These people exercise power by setting up economic, political, cultural and ecclesiastical structures, where the powerful can minimize or eliminate accountability. ‘Service people’ (40% of the working population in some countries) operate the administrative machinery, and come to identify with the ‘system’, ensuring that people in power do not lose it. There is a lack of equality when rich and poor are bargaining. Once such structures are created it’s very difficult to change them. The most powerful – those at ‘the top’ – have the least interest in changing them: they have most to lose. So in a sense the powerful are trapped. (If, for example, a big company ‘goes soft’ by paying more for raw materials from the Third World, it may go out of business).
For 400 years the ‘South’ enriched the ‘North’ and perhaps 15% in Third World countries. Many are trapped in poverty. Traditional economic structures have been replaced with ‘modern’ ones, and many traditional checks and balances which ensured a modicum of social justice have gone. There are many new opportunities for the strong to exploit the weak. ‘Modern’ development contains an unregulated ‘growth imperative’, fosters a high degree of competitivesness, rewards strength, incorporates new technology (displacing jobs). The time has come to cry ‘Stop!’ to this monster, and look for appropriate technologies permitting everyone to have meaningful employment.
The alternative is not Communist developmental models: they too exploit the earth’s resources (with an exploitative mentality extended to people) with massive and oppressive bureaucracies and pyramids of power analogous to those of the West. Where the West rules by ‘money power’ people in communist countries are oppressed by the State’s polical power.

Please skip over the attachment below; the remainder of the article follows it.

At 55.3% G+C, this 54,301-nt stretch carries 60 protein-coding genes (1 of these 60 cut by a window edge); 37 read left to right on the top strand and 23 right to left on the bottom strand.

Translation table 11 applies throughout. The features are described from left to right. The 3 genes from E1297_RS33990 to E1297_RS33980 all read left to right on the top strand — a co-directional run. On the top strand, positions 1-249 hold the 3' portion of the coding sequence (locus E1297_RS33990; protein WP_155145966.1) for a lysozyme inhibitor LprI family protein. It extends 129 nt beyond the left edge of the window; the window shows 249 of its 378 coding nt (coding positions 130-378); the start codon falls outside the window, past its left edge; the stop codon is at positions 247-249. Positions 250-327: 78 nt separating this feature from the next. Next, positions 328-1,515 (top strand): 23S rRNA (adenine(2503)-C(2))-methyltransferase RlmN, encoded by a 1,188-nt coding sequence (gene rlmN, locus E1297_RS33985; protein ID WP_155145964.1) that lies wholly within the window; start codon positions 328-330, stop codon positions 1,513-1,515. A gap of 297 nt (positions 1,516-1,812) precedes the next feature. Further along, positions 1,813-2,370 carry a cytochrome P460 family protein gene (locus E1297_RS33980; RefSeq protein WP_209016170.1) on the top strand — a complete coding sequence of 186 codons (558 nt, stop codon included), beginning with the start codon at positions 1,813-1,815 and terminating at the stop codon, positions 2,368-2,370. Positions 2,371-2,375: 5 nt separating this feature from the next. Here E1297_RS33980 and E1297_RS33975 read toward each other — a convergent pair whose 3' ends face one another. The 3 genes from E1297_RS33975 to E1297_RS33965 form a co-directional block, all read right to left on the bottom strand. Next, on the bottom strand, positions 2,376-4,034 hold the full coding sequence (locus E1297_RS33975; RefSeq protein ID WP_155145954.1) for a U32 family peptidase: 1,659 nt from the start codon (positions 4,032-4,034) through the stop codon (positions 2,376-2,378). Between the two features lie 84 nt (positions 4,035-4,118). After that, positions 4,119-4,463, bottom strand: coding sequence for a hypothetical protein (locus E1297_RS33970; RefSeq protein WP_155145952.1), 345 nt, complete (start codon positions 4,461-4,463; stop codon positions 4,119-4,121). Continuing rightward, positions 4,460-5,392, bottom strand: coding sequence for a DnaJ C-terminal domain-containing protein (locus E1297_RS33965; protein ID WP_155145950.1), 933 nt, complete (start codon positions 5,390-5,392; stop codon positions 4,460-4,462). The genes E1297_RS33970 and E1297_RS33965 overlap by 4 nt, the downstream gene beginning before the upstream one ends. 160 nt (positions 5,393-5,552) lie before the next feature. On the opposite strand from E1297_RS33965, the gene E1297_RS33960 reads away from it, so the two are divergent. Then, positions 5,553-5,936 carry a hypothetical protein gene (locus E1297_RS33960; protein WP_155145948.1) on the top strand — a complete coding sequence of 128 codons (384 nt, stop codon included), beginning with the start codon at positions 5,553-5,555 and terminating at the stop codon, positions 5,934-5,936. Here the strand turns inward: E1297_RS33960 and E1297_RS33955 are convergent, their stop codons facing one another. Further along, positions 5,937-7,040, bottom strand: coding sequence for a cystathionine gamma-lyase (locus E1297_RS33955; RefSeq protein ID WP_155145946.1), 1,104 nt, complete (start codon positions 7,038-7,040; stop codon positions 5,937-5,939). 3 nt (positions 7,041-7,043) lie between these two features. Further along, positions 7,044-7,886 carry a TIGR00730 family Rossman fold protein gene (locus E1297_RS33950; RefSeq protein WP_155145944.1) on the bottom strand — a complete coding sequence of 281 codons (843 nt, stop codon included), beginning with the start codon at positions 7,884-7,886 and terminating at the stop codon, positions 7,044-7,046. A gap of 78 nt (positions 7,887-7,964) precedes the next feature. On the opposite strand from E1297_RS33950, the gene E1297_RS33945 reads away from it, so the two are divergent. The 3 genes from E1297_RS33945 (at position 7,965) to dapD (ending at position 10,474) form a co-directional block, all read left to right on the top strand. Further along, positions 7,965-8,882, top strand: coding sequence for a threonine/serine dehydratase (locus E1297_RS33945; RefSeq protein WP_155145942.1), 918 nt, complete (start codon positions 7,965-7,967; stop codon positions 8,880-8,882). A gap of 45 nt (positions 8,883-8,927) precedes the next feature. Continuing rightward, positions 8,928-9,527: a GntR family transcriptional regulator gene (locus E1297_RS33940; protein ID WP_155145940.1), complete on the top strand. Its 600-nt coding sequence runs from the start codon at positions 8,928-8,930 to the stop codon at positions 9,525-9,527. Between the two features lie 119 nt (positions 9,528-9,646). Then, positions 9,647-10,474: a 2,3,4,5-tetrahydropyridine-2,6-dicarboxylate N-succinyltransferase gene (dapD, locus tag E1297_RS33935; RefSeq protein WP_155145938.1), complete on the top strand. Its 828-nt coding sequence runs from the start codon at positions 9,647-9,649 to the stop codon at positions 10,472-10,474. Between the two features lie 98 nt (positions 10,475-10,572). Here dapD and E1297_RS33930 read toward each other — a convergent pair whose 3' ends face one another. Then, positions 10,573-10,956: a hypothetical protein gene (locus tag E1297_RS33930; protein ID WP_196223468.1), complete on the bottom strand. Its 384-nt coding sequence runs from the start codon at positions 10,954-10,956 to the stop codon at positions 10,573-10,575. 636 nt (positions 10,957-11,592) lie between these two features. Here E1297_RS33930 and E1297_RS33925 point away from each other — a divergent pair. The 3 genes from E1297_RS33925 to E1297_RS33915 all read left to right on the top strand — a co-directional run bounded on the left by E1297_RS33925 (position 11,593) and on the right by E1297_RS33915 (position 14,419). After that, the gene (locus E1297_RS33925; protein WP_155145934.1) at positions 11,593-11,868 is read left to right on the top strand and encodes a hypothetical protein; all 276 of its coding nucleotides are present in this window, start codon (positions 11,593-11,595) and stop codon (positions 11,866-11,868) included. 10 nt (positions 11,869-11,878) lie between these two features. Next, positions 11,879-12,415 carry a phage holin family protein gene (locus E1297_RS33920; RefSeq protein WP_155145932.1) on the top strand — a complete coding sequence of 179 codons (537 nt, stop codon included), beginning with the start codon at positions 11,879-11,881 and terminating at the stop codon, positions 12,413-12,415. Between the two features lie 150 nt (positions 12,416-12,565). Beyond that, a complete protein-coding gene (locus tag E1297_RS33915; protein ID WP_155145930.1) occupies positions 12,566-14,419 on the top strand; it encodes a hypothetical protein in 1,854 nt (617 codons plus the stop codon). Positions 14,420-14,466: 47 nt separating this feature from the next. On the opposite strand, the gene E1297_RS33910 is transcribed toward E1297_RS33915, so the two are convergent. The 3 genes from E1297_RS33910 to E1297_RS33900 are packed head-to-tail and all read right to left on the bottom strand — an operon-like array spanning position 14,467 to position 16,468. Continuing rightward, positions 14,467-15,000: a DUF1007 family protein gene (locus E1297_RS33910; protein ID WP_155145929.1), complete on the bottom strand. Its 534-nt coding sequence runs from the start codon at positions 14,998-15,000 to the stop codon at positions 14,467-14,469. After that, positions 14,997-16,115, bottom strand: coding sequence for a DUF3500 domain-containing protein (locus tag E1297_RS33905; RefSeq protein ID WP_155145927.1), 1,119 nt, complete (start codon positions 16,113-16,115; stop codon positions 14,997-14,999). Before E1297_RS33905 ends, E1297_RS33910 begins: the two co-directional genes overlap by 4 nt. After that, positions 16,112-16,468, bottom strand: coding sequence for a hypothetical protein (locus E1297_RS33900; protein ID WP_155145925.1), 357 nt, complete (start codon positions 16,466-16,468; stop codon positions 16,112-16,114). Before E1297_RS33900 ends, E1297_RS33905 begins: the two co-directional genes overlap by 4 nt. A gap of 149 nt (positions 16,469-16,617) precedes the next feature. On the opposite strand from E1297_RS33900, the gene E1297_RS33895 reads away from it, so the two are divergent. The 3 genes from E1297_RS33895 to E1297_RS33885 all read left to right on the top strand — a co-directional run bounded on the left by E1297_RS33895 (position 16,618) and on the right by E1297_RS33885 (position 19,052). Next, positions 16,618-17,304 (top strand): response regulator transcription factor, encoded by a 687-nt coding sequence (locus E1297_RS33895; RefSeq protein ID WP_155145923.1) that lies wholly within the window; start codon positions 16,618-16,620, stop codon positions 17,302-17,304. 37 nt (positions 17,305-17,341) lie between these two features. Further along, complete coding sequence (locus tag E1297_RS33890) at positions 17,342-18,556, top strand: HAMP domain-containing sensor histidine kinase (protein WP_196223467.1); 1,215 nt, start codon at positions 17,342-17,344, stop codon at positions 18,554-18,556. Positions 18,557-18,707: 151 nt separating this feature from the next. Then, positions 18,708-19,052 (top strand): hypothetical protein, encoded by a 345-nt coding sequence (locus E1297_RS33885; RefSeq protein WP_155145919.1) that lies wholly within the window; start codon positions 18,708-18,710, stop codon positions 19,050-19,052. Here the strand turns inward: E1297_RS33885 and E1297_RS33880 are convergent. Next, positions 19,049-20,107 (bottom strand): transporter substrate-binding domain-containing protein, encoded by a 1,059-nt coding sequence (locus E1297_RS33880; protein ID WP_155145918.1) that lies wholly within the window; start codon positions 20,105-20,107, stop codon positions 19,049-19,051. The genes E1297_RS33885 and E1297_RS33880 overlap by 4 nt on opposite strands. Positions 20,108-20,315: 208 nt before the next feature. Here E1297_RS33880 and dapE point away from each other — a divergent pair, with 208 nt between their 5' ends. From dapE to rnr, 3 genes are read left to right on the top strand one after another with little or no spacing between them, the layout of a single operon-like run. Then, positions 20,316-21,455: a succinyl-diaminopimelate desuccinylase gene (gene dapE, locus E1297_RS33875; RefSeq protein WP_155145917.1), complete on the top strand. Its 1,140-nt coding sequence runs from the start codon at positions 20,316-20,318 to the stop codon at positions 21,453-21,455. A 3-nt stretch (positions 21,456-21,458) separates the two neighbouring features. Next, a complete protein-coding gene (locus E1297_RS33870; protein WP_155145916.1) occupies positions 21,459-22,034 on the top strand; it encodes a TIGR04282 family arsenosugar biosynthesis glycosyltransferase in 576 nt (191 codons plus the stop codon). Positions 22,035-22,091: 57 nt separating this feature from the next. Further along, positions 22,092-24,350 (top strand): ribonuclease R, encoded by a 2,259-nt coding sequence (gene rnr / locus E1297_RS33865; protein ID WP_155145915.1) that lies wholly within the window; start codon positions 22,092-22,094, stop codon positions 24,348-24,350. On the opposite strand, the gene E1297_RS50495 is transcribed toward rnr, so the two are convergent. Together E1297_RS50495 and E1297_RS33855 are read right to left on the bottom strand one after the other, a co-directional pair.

Option for the Poor: what does it mean?
When we in the First World learn that we have benefitted from an unjust system, there’s a temptation to embark on guilt-trips or do-goodism. Rather we must organize ourselves to make a preferential option for the poor. This isn’t rejection of the privileged: it’s simply to rectify the balance. Who is asked to make this option? Everybody. Nobody is too hardened to be converted – from money power (Zaccheus) or political power (Nicodemas) or religious power (St. Paul).
The ‘service people’ – those in the middle – are more powerful than they think. They must understand the present unjust system, disentangle themselves from unjust structures, and begin to construct alternative structures. But let us first enter the world of the poor, sharing their life: aid without relationships is paternalism (Moses found that acting hastily, in anger, did not lead to the poor hailing him as a saviour).